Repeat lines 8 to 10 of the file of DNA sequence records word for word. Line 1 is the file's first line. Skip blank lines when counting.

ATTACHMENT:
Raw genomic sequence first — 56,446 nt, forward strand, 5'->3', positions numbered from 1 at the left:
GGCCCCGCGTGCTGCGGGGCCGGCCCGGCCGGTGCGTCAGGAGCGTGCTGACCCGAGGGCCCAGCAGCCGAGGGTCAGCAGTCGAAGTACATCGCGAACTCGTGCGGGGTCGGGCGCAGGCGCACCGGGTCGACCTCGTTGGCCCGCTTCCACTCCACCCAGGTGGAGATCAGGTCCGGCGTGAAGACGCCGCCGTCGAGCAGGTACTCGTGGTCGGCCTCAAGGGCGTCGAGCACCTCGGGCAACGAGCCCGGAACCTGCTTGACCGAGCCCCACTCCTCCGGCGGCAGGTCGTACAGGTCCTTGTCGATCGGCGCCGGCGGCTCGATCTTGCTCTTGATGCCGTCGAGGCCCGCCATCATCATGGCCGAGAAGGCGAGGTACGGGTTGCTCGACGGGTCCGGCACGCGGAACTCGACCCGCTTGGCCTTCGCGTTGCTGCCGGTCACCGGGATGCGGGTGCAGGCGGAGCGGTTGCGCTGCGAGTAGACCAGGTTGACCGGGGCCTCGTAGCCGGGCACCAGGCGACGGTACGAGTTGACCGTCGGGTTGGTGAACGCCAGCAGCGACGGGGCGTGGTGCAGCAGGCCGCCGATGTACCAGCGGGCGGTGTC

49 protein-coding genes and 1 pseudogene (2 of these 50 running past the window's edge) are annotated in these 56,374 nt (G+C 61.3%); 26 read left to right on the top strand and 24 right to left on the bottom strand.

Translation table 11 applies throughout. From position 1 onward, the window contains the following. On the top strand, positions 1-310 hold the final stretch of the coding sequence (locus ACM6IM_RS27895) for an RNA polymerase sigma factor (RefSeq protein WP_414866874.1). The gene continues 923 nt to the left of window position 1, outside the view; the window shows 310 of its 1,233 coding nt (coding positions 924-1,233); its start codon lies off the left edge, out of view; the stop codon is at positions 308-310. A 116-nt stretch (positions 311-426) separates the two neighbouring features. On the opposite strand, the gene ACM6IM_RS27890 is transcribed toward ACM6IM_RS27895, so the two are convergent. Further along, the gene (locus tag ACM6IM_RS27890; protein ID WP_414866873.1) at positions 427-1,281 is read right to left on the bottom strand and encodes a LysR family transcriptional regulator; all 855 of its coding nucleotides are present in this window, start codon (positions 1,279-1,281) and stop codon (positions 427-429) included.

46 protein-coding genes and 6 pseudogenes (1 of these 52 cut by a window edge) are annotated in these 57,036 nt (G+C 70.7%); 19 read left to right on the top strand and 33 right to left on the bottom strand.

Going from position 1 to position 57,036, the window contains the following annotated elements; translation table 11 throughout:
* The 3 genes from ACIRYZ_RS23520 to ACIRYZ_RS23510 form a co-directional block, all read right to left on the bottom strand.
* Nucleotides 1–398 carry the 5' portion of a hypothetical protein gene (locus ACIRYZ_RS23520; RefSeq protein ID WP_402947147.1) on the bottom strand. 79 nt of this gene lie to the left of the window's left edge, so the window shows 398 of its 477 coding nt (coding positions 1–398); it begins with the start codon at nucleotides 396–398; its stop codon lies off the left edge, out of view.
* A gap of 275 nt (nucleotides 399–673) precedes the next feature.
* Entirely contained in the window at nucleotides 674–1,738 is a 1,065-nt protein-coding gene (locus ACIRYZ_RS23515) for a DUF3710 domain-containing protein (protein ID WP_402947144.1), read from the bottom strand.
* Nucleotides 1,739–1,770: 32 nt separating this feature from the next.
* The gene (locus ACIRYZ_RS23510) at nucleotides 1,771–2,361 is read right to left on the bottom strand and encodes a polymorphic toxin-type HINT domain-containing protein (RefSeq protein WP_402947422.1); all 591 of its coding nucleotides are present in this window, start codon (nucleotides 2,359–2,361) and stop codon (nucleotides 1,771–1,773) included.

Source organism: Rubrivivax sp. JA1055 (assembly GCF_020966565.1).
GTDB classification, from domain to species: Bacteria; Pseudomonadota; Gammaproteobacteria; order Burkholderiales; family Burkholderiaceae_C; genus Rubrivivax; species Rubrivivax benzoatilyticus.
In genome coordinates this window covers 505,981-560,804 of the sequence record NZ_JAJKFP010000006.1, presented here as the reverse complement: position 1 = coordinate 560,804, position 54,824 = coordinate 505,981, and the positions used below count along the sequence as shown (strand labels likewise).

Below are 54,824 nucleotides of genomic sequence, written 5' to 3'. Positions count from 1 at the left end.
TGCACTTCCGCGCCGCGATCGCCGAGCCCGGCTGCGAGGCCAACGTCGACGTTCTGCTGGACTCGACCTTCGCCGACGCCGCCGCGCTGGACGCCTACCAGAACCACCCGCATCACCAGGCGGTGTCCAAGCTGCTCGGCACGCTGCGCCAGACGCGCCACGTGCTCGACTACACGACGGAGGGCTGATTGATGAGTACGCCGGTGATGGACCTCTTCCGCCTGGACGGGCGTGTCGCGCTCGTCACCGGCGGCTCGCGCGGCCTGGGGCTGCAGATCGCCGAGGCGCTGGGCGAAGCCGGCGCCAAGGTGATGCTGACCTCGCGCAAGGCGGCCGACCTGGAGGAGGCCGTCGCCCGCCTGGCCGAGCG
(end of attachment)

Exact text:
* Nucleotides 1–398 carry the 5' portion of a hypothetical protein gene (locus ACIRYZ_RS23520; RefSeq protein ID WP_402947147.1) on the bottom strand. 79 nt of this gene lie to the left of the window's left edge, so the window shows 398 of its 477 coding nt (coding positions 1–398); it begins with the start codon at nucleotides 396–398; its stop codon lies off the left edge, out of view.
* A gap of 275 nt (nucleotides 399–673) precedes the next feature.
* Entirely contained in the window at nucleotides 674–1,738 is a 1,065-nt protein-coding gene (locus ACIRYZ_RS23515) for a DUF3710 domain-containing protein (protein ID WP_402947144.1), read from the bottom strand.